The Real Deal New York

FiDi doubles down on retail: Q&A, part III

November 30, 2016 08:00AM
By Marynia Kruk

From the December issue: Westfield’s World Trade Center complex may have gotten off to a wobbly start, but Lower Manhattan’s retail scene appears to finally be finding its footing. Brookfield Place’s $250 million revamp brought in luxury retailers like Hermes and Burberry, as well as a food hall that quickly became a favorite of local families. Westfield World Trade Center is now fully leased, according to a spokesperson, and Pier 17’s new 300,000-square-foot retail space is slated to open next year. Meanwhile, the area’s demographics have changed — decades of residential conversions and the recent wave of construction have established a critical mass of younger, well-to-do residents. The population has doubled since 2000, and a third of families in the area earn $200,000 or more, according to the New York State Comptroller. And financial services, once the district’s defining industry, now accounts for only 34 percent of total jobs in the area, compared to 56 percent in 2000. With that new demographic in mind, Whole Foods is set to open a new store at One Wall Street in 2018. “It’s a big deal,” said Susan Kurland, executive vice president and co-head of global retail services at Savills Studley. And it’s not just families and office workers who are driving the retail scene — the district has seen a huge influx of tourists, with the WTC memorial bringing 14 million visitors to the area annually. The greater diversity Downtown has extended the shopping day, broadened demand, and created a unique retail mix distinct from Soho or Tribeca, according to industry observers. “FiDi stands on its own,” said Lee Block, executive vice president at Winick Realty Group. “It has its own daytime workforce population, its own residential population, and retail coming in to serve that population.”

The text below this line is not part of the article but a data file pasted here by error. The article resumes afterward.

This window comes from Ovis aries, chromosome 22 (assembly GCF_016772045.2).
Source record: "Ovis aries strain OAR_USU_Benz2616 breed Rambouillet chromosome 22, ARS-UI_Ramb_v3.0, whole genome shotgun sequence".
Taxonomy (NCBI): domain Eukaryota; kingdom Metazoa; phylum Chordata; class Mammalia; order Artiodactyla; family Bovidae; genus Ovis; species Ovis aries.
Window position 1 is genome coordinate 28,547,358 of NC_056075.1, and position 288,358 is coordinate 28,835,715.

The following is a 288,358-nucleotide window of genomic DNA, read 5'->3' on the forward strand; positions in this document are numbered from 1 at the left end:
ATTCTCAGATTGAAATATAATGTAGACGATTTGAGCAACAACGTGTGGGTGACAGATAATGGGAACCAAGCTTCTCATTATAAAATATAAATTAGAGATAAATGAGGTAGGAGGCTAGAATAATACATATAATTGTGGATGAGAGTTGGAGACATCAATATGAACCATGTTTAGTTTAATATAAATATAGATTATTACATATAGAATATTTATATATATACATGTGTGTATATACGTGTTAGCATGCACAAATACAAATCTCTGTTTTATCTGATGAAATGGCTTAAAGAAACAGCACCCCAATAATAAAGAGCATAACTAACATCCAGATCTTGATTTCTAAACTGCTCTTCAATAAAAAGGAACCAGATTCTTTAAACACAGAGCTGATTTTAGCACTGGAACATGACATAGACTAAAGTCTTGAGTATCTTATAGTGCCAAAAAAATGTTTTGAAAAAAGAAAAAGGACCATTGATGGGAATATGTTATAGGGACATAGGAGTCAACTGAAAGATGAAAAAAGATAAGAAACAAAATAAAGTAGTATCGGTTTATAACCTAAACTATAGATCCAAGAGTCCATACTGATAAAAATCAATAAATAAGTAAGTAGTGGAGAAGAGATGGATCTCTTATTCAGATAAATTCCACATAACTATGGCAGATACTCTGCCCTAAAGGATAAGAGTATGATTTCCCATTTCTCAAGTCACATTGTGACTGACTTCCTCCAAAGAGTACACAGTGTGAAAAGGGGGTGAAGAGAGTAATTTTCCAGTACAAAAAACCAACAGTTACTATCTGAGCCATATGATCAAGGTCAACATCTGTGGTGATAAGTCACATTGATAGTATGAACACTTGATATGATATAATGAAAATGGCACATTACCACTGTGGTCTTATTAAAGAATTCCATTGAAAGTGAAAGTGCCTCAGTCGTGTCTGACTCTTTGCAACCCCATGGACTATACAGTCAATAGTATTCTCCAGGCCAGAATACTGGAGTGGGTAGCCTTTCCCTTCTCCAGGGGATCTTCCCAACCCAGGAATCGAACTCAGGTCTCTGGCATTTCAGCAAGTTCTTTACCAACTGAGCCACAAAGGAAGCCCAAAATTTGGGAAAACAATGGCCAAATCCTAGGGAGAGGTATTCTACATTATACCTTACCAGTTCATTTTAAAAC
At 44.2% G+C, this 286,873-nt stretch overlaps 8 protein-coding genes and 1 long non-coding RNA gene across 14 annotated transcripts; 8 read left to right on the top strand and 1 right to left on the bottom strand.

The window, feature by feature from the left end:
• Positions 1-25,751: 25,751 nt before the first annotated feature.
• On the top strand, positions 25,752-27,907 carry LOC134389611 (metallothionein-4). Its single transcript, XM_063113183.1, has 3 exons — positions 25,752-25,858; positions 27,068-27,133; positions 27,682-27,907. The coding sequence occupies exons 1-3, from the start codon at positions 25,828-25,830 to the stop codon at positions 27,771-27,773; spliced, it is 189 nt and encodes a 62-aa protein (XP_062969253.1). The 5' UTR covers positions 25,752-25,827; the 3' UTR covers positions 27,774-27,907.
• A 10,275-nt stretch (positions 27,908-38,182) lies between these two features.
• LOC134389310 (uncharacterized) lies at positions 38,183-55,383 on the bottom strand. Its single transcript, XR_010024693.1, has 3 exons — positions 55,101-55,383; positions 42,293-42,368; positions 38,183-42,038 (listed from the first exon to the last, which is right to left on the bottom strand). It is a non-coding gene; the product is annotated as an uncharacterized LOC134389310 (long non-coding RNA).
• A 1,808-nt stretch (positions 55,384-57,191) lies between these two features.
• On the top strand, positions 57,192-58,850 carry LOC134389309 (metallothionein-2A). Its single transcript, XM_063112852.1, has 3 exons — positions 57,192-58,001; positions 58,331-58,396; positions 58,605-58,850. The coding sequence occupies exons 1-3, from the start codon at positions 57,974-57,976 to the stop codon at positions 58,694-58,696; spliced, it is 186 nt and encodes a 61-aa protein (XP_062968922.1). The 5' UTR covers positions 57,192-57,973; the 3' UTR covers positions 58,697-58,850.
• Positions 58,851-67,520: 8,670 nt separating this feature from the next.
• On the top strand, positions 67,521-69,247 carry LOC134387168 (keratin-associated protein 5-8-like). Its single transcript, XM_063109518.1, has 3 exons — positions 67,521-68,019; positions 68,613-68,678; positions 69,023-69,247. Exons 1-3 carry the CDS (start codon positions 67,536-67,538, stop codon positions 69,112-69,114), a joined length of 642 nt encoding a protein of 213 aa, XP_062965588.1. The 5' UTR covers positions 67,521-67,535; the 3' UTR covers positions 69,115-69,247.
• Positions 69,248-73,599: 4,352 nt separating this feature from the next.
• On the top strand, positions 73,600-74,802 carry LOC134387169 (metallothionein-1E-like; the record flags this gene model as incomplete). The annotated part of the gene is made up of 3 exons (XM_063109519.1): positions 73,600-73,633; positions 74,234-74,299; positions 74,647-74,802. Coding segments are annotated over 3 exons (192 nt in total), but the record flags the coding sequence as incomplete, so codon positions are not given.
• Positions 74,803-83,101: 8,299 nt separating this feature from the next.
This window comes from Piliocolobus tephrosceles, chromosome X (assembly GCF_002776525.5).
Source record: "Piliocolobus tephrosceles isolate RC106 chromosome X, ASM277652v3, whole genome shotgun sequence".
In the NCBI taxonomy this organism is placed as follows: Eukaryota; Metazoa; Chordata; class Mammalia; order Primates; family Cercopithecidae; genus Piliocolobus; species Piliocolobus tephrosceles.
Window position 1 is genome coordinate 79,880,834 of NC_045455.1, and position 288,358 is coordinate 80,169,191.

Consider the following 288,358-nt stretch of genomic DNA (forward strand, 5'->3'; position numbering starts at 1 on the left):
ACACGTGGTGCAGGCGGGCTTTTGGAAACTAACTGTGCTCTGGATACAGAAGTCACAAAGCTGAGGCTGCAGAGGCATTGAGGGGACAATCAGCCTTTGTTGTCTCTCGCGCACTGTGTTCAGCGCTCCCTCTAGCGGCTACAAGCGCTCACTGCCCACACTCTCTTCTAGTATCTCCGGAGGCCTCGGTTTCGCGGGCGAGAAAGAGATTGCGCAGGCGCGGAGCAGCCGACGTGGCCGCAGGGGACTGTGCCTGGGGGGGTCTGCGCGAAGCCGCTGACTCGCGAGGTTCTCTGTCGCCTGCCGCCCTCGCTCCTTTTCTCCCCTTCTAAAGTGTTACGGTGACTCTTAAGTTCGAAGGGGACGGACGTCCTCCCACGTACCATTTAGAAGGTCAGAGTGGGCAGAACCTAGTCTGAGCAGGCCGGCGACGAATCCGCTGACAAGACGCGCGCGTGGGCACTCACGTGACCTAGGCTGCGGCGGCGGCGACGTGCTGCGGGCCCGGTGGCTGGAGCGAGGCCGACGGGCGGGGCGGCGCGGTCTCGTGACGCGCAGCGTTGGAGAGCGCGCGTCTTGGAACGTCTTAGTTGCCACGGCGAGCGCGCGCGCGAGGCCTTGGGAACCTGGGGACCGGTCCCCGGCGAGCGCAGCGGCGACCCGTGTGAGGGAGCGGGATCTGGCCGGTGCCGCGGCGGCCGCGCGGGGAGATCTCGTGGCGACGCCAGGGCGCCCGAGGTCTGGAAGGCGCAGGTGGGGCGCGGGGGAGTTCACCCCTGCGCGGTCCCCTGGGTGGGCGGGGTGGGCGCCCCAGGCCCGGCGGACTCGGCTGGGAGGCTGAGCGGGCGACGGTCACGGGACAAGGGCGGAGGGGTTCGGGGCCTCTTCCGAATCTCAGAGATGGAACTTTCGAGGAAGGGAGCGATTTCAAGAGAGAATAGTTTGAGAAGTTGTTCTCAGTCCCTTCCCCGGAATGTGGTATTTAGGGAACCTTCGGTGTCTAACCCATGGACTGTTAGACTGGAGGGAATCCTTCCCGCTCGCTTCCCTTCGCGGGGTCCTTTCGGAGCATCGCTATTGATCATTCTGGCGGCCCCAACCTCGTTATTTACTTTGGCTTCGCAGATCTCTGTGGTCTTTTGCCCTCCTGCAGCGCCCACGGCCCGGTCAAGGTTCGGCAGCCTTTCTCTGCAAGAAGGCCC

For our third and final web installment, we turn to Susan Kurland of Savills Studley, David C. Berkey of L&L, and Jessica Lappin of Alliance for Downtown New York.

Susan Kurland

Susan Kurland

Susan Kurland
Executive vice president and co-head of global retail services, Savills Studley TRData LogoTINY

Between Westfield and Brookfield Place, should there be concerns about the luxury retail market becoming oversaturated? How has the downturn in the financial industry affected foot traffic and sales?
Downtown Manhattan gets an inordinate amount of traffic. I don’t think feet on the street is a problem at all. I also don’t think there is too much luxury. I don’t think people will specifically go down there, but if they are living there, why would they need to go up Madison Avenue or 57th Street to shop? It’s a matter of convenience.

How does the retail district differ from other Downtown areas like Tribeca and Soho?